Heidelberg

Land at Heidelberg, 14 km north-east of Melbourne, was sold by Crown auction in 1838, making it one of the earliest rural allotments. (Central Melbourne’s first land sale was on 1 June, 1837). By 1840 there was a surveyed township named Warringal (Aboriginal for eagle’s nest). Warringal gave way to Heidelberg, a name applied by a land agent after the town in Germany.

Heidelberg was reached by a track from Melbourne via North Fitzroy, and in 1841 the Heidelberg Road Trust was formed. As a form of local government it preceded the Melbourne town council. By the late 1840s the road had a toll bar at the Merri Creek, and a macadamised surface. It became a tourist attraction, enhancing Heidelberg’s reputation as a desirable place for views, excursions and rural estates. Cattle overlander Joseph Howden had built his Gothic Banyule homestead in 1846 overlooking the Yarra Valley.

Heidelberg was made a shire on 27 January, 1871, and The Australian Handbook in 1875 described it as –

THIS ENTRY NOT YET AVAILABLE

The village-like appeal of Heidelberg was repeated in the 1904 Handbook, and town amenities had grown –

heidelberg2.gif

Until the 1960s the Heidelberg municipality extended into Northcote on the west side of the Darebin Creek and northwards until 1964 when the semi-rural North Ward was severed and made the Shire of Diamond Valley.

heidelberg3.jpg
Heidelberg. 1937

Heidelberg had been proclaimed a City on 11 April, 1934, but its rural space exceeded the urban area. Subdivision and settlement clustered around Heidelberg Road and the Melbourne to Hurstbridge railway line which bisected the municipality in a generally north-east direction. Along that line are Darebin, Ivanhoe, Eaglemont, Heidelberg, Rosanna, Macleod, Watsonia and Greensborough. Mont Park was reached by a spur line from Macleod. Heidelberg West, unserved by railway, was sparsely settled until the 1950s when it was built on by the Housing Commission and provided the site for the athletes’ village for the 1956 Melbourne Olympic Games. In 1947 The Australian Blue Book described Heidelberg as –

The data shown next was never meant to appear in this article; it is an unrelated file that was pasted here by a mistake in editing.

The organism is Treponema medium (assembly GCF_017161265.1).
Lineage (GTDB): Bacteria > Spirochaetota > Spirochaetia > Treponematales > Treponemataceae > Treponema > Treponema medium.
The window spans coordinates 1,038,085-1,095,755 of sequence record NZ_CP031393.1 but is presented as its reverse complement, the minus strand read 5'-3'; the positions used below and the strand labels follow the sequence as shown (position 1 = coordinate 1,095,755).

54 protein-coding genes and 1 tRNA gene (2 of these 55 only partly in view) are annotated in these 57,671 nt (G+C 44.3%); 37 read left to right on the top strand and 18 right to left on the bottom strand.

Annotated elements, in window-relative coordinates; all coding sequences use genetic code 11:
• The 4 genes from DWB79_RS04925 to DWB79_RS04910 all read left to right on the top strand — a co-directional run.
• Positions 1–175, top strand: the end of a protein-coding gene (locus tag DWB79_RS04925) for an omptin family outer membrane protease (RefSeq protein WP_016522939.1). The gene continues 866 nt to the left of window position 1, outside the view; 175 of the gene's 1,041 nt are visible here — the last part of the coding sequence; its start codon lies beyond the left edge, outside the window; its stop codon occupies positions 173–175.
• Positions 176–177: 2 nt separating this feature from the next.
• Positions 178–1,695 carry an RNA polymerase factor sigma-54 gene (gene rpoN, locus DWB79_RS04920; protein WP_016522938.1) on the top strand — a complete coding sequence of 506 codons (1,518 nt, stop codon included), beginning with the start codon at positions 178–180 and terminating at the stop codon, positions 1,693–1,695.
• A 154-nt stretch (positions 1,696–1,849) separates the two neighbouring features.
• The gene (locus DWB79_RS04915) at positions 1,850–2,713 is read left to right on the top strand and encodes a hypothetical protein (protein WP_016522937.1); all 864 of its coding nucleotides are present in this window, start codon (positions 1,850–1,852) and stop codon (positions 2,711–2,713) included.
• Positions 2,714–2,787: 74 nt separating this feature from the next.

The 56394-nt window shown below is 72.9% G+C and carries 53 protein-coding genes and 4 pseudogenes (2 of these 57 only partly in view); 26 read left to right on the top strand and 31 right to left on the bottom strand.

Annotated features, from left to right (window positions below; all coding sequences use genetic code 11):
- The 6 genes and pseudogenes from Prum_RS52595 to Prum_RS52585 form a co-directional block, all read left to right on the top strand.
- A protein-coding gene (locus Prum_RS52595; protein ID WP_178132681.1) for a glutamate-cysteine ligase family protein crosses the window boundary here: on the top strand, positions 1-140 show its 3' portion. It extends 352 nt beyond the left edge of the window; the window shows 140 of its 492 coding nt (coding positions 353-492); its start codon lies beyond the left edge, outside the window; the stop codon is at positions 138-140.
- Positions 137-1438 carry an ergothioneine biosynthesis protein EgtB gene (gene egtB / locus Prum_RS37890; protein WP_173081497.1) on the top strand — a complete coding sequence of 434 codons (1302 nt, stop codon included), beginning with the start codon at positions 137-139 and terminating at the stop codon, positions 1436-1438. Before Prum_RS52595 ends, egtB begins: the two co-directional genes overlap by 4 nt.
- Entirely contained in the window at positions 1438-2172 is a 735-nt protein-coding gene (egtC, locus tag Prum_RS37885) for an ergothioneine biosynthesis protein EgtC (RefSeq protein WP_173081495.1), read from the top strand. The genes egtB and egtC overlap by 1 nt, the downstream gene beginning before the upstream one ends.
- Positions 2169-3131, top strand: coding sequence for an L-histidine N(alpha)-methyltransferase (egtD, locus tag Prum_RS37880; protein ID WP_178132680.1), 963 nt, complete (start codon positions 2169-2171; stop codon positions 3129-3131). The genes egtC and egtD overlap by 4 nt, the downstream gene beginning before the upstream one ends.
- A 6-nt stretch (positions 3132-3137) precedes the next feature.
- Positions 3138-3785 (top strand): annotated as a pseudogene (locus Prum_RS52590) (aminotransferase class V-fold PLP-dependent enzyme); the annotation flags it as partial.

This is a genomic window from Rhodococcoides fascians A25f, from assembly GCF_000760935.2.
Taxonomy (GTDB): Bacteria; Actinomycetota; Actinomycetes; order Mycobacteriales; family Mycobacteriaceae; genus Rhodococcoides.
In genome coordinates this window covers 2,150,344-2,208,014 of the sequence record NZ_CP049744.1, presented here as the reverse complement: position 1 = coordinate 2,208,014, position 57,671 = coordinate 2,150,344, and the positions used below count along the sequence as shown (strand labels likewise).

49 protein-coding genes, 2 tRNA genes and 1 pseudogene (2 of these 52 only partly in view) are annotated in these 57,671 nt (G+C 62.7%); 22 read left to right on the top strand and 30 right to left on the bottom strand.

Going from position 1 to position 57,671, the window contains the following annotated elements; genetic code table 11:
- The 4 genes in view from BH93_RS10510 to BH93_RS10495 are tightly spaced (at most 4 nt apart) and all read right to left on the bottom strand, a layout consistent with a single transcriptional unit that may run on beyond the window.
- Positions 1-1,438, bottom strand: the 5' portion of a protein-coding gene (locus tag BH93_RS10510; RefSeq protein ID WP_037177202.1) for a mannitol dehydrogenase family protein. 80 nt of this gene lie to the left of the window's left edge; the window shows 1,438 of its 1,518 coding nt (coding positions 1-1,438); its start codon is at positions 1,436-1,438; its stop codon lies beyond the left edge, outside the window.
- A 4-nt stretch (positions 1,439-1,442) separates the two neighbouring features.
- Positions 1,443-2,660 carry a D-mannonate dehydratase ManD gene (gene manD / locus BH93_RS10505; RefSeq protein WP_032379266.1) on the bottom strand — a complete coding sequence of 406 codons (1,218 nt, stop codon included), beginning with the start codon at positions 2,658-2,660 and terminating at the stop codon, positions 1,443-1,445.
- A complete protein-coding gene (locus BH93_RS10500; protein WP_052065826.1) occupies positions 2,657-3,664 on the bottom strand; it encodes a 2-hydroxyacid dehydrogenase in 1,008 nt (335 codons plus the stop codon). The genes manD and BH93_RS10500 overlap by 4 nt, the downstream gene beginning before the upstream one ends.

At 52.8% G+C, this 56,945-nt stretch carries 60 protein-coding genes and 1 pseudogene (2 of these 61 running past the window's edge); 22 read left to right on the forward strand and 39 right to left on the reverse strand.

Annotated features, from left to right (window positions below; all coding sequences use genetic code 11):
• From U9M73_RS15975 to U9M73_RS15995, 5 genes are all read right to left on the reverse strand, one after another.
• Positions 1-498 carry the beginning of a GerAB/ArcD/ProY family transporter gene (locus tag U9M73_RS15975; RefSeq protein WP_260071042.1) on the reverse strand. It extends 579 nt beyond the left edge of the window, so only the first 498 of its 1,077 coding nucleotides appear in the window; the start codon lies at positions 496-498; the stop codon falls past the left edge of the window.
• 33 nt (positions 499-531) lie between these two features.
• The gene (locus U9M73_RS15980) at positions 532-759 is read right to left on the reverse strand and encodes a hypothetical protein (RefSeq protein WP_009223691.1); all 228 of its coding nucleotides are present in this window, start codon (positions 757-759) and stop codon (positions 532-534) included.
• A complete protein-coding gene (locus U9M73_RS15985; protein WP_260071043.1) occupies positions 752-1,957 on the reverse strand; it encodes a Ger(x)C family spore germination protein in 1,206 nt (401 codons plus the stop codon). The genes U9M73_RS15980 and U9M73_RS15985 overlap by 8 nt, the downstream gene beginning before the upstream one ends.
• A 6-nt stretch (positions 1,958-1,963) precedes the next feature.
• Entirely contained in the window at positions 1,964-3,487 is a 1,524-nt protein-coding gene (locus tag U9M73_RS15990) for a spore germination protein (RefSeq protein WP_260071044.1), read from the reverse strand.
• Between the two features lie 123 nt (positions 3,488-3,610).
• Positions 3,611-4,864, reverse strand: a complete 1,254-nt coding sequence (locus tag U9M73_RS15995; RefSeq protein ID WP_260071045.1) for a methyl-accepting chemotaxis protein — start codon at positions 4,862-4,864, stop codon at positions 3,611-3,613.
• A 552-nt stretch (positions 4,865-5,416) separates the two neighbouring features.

heidelberg3.gif

The appealing rural scenery had attracted artists in the 1880s, not least because the absence of public utilities and a railway (until 1888) caused houses to be vacated and available at low rents. The plein air school of painting from Box Hill rented a cottage at Eaglemont in 1888, culminating in the “Heidelberg School” of Australian art. Two years later the Chartersville homestead was occupied for similar purposes. The views from Mount Eagle and across the Yarra Valley were especially impressive.

heidelberg1.jpg
The new Heidelberg town hall (Ivanhoe), Heidelberg 1937

By the 1970s the residential development of the Heidelberg municipality was complete but for some areas in Viewbank or Rosanna East. The shopping areas were mostly of the typical strip kind, but an early (1956) free-standing centre was built in Heidelberg West, to a design by the Housing Commission which drew on American trends.

The population of the Heidelberg municipality (before the severances in the 1960s) was 8,610 (1911), 34,401 (1947, excluding Greensborough), and 60,007 (1961). The population in 1991 was 60,468. On 15 December, 1994, most of Heidelberg City was united with part of Eltham Shire to form Banyule City.

heidelberg2.jpg
Contemporary homes, Mount Street, Heidelberg, Heidelberg 1937

Further Reading:

  • Garden, Donald S., “Heidelberg: The Land and its People 1838-1900”, Melbourne University Press, 1972.
  • “Heidelberg Since 1836: A Pictorial History”, Heidelberg Historical Society, 1971.
  • Topliss, Helen, “The Artists’ Campus: Plein Air Painting in Melbourne 1885-1898”, Monash University Gallery, 1984.

One thought on “Heidelberg”

  1. Thanks for this informative post. I really enjoyed reading it…

Fill in your details below or login

Believe in the power of the factor